Wednesday, 10 September 2008
Ernest Uitermark, who’s name I probably spell wrong, send me this record:
It was still sealed, so I had to remove the plastic time barrier to get an echo of the experience that some very lucky kids had in the early seventies, when these Magic Disks were sold:
I have already written about these hand record players, sometimes known as Minifoons. I have now four of them, and I know of at least one other to exist (a record with the voice of Andre van Duin on it, who advertises a car; if anybody has this Minifoon, please let me hear it!). Nowadays we are so familiar with recorded sound that not much people realise that less than one and a half century ago the whole idea, that sound can be recorded, didn’t exist. Today there is recorded music and other forms of audio everywhere, but many of the best composers and musicians, that ever walked this planet, have never heard a recording of their own music. To make people aware of the magic that recorded sound is, the Minifoon is the best instrument. Well, this gift from Ernest is called a Magic Disc, but it works the same: you fold the paper open, there is a needle on the bottom of the part that is fold out, and when you place that needle in the groove and let the record spin with your finger, you hear this:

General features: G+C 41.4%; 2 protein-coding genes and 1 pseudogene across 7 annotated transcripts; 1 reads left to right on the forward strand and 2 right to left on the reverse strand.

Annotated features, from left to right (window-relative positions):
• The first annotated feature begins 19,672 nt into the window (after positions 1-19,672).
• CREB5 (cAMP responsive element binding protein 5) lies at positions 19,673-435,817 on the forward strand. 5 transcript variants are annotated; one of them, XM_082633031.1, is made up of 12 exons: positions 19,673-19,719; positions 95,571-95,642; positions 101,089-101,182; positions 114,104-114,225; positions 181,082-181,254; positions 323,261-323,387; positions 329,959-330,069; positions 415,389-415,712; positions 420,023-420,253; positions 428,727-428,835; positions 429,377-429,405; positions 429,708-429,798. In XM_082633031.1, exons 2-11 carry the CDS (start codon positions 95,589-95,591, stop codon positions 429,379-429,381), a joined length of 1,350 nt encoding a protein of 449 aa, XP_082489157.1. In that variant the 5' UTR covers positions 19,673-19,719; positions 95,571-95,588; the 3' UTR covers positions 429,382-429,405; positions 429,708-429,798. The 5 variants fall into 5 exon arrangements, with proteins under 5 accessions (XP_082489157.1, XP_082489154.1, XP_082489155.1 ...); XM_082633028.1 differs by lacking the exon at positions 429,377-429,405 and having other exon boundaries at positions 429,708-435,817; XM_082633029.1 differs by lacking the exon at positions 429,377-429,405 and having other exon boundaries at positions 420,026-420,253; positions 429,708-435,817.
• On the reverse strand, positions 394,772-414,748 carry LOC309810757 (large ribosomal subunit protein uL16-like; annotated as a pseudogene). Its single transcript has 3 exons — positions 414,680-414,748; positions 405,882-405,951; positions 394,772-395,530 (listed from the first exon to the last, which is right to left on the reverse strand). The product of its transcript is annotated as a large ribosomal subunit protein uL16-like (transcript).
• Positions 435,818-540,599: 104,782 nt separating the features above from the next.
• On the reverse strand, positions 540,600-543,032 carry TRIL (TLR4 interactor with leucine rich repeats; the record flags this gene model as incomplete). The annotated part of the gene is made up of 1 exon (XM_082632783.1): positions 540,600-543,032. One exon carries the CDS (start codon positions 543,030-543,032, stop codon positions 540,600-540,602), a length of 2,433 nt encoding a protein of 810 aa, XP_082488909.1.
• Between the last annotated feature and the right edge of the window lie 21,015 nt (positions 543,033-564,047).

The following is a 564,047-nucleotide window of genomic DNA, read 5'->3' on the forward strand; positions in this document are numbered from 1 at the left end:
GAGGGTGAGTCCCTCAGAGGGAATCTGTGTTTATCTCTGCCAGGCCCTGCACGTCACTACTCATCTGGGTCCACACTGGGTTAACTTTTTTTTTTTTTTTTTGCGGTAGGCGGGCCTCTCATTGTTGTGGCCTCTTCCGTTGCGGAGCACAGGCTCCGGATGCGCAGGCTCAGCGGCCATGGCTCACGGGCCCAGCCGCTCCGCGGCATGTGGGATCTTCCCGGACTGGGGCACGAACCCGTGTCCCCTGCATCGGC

The hand played record is a gimmick. It was never intended for serios audio reproduction. That makes it rather funny to see and hear it being used in this way. The Walt Disney Studio’s needed 90 minutes to tell the story of Peter Pan in their movie, but on this Magic Disc the story is abridged to 30 seconds, depending on your ability to spin this hand record player. Maybe therefore you get the same story twice: as a record and as a comic, in case you might not get it.
This Magic Disk, published by the German division of Walt Disney Productions, has number 1, so I guess there more waiting to be re-discovered. To be continued!